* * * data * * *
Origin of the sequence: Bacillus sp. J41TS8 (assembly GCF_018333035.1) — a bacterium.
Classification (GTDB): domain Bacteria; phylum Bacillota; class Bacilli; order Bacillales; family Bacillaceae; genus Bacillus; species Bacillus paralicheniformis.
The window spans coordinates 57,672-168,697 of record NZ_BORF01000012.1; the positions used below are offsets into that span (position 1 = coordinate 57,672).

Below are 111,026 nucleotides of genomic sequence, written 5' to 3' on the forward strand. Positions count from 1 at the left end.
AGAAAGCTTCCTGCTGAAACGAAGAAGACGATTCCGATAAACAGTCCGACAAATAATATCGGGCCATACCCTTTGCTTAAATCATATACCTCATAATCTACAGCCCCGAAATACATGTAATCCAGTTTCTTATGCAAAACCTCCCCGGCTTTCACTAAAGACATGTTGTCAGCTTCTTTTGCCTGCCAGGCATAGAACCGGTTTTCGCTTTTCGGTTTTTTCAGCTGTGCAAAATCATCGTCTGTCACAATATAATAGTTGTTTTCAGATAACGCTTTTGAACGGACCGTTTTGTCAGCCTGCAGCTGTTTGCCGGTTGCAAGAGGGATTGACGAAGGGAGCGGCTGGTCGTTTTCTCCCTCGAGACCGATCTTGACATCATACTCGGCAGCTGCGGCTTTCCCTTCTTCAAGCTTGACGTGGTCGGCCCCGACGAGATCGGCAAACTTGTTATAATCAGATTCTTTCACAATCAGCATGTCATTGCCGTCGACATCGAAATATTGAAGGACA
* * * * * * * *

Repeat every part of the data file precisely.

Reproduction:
Origin of the sequence: Bacillus sp. J41TS8 (assembly GCF_018333035.1) — a bacterium.
Classification (GTDB): domain Bacteria; phylum Bacillota; class Bacilli; order Bacillales; family Bacillaceae; genus Bacillus; species Bacillus paralicheniformis.
The window spans coordinates 57,672-168,697 of record NZ_BORF01000012.1; the positions used below are offsets into that span (position 1 = coordinate 57,672).

Below are 111,026 nucleotides of genomic sequence, written 5' to 3' on the forward strand. Positions count from 1 at the left end.
AGAAAGCTTCCTGCTGAAACGAAGAAGACGATTCCGATAAACAGTCCGACAAATAATATCGGGCCATACCCTTTGCTTAAATCATATACCTCATAATCTACAGCCCCGAAATACATGTAATCCAGTTTCTTATGCAAAACCTCCCCGGCTTTCACTAAAGACATGTTGTCAGCTTCTTTTGCCTGCCAGGCATAGAACCGGTTTTCGCTTTTCGGTTTTTTCAGCTGTGCAAAATCATCGTCTGTCACAATATAATAGTTGTTTTCAGATAACGCTTTTGAACGGACCGTTTTGTCAGCCTGCAGCTGTTTGCCGGTTGCAAGAGGGATTGACGAAGGGAGCGGCTGGTCGTTTTCTCCCTCGAGACCGATCTTGACATCATACTCGGCAGCTGCGGCTTTCCCTTCTTCAAGCTTGACGTGGTCGGCCCCGACGAGATCGGCAAACTTGTTATAATCAGATTCTTTCACAATCAGCATGTCATTGCCGTCGACATCGAAATATTGAAGGACA